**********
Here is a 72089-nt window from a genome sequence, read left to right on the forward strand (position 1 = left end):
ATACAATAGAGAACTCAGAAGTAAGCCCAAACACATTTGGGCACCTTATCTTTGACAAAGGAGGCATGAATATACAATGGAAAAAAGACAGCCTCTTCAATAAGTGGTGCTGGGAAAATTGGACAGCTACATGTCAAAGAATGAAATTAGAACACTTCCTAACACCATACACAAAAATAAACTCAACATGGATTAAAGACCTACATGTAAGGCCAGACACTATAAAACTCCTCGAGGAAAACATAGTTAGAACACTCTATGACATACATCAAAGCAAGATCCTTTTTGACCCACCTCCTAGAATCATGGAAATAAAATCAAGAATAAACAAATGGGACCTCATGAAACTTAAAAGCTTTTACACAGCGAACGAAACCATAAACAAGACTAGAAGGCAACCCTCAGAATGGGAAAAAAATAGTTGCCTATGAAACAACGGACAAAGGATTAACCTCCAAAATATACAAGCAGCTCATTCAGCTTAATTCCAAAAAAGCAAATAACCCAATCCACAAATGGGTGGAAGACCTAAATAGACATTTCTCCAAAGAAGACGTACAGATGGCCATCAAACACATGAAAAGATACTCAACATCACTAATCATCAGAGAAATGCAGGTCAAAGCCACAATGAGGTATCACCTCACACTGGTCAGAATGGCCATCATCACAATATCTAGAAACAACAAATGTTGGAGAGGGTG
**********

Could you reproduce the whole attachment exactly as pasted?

Here is a 72089-nt window from a genome sequence, read left to right on the forward strand (position 1 = left end):
ATACAATAGAGAACTCAGAAGTAAGCCCAAACACATTTGGGCACCTTATCTTTGACAAAGGAGGCATGAATATACAATGGAAAAAAGACAGCCTCTTCAATAAGTGGTGCTGGGAAAATTGGACAGCTACATGTCAAAGAATGAAATTAGAACACTTCCTAACACCATACACAAAAATAAACTCAACATGGATTAAAGACCTACATGTAAGGCCAGACACTATAAAACTCCTCGAGGAAAACATAGTTAGAACACTCTATGACATACATCAAAGCAAGATCCTTTTTGACCCACCTCCTAGAATCATGGAAATAAAATCAAGAATAAACAAATGGGACCTCATGAAACTTAAAAGCTTTTACACAGCGAACGAAACCATAAACAAGACTAGAAGGCAACCCTCAGAATGGGAAAAAAATAGTTGCCTATGAAACAACGGACAAAGGATTAACCTCCAAAATATACAAGCAGCTCATTCAGCTTAATTCCAAAAAAGCAAATAACCCAATCCACAAATGGGTGGAAGACCTAAATAGACATTTCTCCAAAGAAGACGTACAGATGGCCATCAAACACATGAAAAGATACTCAACATCACTAATCATCAGAGAAATGCAGGTCAAAGCCACAATGAGGTATCACCTCACACTGGTCAGAATGGCCATCATCACAATATCTAGAAACAACAAATGTTGGAGAGGGTG